Mossley have appointed David Fish as the club’s first team manager ahead of the 2020/21 season.
Fish, who enjoyed a playing career as a goalkeeper with Stalybridge Celtic and Curzon Ashton, joins from near neighbours Chadderton, who compete in the North West Counties First Division North.
Fish started his career with Manchester United and also had spells with Stockport County, Hyde United and Witton Albion.
He will be joined in the dugout by long-term assistant Lee Ashworth. The pair initially joined up while managing Rochdale St Clements, before joining Chadderton in October 2017.
The duo guided Chadderton to the Manchester Premier Cup semi-final in 2019, losing out 8-0 to eventual winners Curzon Ashton.
WATCH: We've been to Seel Park this evening, home of Mossley AFC, to speak to new Lilywhites' manager David Fish. The former Chadderton boss, who played as goalkeeper for Curzon Ashton Football Club and Stalybridge Celtic amongst others, is relishing the chance to make his mark in step eight. We spoke to David about his aims and objectives, how damaging it would be for non-league clubs to miss out on the FA Cup next season, the importance of making the club the community focus, and much more.Posted by Tameside Reporter on Monday, June 15, 2020
Upon being appointed, Fish spoke to Reporter Sport and said he can’t wait to put his plans in place - particularly regarding the community side of things. “A club like this should be the heart of the community; it’s not just about people coming in to support the club, but it’s about us supporting the local community. Lee and I have been talking about how we can get involved with some of the local schools, going in and putting some sessions on and also getting some of the players to support that.
“The youngsters in Mossley know who the club are, so when they come on a Saturday they can say ‘He was in my school this week teaching me how to play football’. I think that link is critical, and if we want to grow as a
club we need to get that stuff right, not just from a financial growth perspective, but because its the right thing to do, and it’s the right way for a club like this to operate.
“They (the board) were very much looking for someone to run the whole club; this isn’t just about running a football team, but also having an impact in the community. I real value that side of things, and I was able to do that at Chadderton.”
On the pitch, Fish has made no secret of his desire to get the Lilywhites promoted. However, he emphasises the importance of achieving that sustainably while retaining the core principles of the club. “Any manager who stands here and says they don’t want to win every game of football and get promoted would be lying” said Fish.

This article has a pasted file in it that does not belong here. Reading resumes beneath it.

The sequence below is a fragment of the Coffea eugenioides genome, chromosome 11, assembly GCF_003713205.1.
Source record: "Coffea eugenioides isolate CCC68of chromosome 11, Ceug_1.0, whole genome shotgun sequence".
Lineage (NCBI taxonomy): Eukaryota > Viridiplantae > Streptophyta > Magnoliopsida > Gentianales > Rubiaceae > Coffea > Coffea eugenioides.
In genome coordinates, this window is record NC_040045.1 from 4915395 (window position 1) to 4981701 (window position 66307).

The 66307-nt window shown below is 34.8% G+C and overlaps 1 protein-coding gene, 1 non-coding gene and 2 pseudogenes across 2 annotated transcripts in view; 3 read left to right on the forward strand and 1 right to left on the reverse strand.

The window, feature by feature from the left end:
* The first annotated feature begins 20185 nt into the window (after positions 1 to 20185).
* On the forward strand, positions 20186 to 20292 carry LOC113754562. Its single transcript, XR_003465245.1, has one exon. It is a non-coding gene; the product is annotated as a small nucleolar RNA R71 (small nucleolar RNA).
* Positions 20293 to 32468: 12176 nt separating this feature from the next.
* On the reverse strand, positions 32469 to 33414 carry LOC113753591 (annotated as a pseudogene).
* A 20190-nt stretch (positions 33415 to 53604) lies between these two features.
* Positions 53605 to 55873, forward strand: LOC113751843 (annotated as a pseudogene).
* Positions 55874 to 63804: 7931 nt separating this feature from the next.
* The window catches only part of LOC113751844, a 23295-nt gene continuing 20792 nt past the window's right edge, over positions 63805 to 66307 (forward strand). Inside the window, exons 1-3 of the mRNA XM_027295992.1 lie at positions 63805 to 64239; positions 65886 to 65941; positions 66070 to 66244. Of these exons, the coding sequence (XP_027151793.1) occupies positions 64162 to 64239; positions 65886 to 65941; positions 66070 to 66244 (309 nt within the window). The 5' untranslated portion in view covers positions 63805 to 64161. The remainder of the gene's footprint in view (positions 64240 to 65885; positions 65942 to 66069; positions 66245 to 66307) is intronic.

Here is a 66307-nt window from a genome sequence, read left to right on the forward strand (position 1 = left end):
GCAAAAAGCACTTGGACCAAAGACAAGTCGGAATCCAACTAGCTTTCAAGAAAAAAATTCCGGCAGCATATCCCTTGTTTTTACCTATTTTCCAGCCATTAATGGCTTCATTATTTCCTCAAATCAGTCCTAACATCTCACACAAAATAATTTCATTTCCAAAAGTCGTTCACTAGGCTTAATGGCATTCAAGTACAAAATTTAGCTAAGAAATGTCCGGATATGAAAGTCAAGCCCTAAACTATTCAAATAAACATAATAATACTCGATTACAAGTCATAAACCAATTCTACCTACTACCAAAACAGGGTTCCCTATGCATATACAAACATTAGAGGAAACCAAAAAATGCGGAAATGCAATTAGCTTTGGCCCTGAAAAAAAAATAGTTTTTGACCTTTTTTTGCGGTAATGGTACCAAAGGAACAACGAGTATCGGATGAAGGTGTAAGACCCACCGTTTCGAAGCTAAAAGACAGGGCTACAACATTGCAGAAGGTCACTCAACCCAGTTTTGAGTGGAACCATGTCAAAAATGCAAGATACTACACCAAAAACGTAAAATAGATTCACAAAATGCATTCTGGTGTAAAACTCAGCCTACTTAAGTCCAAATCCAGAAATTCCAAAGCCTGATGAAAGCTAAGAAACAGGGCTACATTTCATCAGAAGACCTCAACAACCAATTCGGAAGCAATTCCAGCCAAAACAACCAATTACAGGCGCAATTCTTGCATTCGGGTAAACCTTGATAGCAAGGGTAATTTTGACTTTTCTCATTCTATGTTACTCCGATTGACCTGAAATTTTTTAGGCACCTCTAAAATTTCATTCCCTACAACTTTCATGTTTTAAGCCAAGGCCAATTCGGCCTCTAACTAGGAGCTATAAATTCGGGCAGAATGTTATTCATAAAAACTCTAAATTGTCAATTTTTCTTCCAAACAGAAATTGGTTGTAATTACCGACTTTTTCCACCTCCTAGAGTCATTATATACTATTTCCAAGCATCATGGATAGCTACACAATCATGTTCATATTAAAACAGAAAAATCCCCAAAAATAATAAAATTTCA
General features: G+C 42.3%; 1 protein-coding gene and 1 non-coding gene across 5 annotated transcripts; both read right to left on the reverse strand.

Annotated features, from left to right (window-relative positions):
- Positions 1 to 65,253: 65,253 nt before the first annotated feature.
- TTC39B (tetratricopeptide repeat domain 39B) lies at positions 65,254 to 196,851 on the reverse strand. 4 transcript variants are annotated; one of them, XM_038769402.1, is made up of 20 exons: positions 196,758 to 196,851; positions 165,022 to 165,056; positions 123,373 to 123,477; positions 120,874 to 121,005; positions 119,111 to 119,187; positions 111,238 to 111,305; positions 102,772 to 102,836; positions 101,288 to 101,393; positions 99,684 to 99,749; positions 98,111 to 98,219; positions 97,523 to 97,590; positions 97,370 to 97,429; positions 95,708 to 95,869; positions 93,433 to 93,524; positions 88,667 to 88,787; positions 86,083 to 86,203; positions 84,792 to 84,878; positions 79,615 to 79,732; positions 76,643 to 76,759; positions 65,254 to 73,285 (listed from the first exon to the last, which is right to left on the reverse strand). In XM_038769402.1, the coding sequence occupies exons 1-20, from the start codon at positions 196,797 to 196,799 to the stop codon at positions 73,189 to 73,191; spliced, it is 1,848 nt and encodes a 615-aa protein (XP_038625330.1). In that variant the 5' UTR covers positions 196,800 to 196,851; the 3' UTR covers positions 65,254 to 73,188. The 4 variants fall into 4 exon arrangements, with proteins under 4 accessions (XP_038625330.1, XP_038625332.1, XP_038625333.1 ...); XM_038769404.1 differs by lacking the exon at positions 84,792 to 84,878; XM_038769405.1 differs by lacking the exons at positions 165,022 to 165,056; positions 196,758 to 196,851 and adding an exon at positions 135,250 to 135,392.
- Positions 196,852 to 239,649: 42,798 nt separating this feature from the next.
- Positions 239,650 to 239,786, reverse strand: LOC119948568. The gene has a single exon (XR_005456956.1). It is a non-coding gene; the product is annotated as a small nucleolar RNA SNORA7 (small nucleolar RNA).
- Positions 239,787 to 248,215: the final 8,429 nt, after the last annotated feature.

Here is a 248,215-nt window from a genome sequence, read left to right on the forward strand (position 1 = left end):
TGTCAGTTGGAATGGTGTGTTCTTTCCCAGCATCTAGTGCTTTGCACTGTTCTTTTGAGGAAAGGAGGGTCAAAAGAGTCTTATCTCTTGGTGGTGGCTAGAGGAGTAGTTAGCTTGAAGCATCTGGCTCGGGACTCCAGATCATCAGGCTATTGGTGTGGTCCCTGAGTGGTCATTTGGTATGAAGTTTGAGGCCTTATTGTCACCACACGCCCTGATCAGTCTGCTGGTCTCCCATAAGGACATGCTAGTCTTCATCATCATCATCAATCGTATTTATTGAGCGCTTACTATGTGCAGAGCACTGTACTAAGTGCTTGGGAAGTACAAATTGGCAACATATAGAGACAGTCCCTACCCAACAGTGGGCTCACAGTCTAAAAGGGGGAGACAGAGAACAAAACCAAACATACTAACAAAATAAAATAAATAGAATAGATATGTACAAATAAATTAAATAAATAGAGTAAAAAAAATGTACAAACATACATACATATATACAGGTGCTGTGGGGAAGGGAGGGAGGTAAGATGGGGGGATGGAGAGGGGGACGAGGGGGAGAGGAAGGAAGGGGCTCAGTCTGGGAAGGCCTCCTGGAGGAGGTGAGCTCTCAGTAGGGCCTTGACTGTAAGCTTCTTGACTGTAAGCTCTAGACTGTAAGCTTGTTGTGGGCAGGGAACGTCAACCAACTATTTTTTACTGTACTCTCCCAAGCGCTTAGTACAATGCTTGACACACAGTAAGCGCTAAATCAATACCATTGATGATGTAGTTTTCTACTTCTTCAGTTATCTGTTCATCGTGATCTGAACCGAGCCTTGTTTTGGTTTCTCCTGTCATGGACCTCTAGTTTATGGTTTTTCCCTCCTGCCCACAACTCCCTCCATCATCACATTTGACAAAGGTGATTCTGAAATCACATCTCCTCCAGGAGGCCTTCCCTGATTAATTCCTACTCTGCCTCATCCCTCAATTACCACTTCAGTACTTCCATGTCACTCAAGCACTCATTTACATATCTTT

“However, we need to do it the right way and with the core values of the club and the club’s whole strategy at the centre of everything we’re doing.
“It’s around being sustainable, working with the community, drawing people in, and also giving back to the community. It’s also about building a squad who buy into those values as well. It’s probably a different strategy to one we’ve seen previously at the club, but one we think will be successful.”
Fish and Ashworth guided Chadderton to 12th place last season before the campaign was cancelled due to the ongoing pandemic.
The duo were heavily involved in the youth set-up at the Ark Fleetech Stadium and were advocates of giving youngsters a chance to prove their worth in the first team.
Fish is hoping to replicate that model at Seel Park, although he admits it will take time to make it a reality and will instead, for the time being, focus on retaining current players from last season and searching for unearthed gems from the lower divisions. “It’s been important to start making progress and start pulling a squad together” said Fish.
“There are players who were here last season who I think will be instrumental in what we’re trying to build, and there are players that I know elsewhere who I want to speak to. I spent a lot fo the weekend speaking to those players and starting to build a squad that will hopefully come together, whenever the season starts.
“One of the things I’ve talked to the board about and will be key to how I operate is having a clear pipeline of progression, all the way through from the junior sides to the first team. It will take a lot of time to do that, but in the meantime I’ll be looking at local teams and the North West Counties League, hoping to find unearthed gems, lads aged between 180-22 who we think have the potential to move up and make the grade at Norther Premier League level.”
Concerning news emerged last week about the prospect of non-league sides potentially being excluded from the FA Cup next season if their league campaigns don’t start on time.
If that does materialise, the financial implications for clubs across the country could be severe - particularly in the aftermath of a lockdown when revenue streams have come to a halt.
And although the financial repercussions are obvious, Fish believes exclusion from the world’s oldest competition would have a bigger impact on the way it's viewed in the future. He said: “I think there are two factors to that; one is financial and the other is the impact it has on players and fans. Everybody looks forward to the FA Cup and it’s great to play in. I think back to my playing days, and you don’t remember the 0-0 draws in the league against Workington, so I think losing the prestige and the day to look forward to would be more damaging, so I hope they (the FA) can structure things in a way that allows a good chunk of non-league to take part.”
As we went to print, the Northern Premier League had yet to make an announcement regarding the start of next season.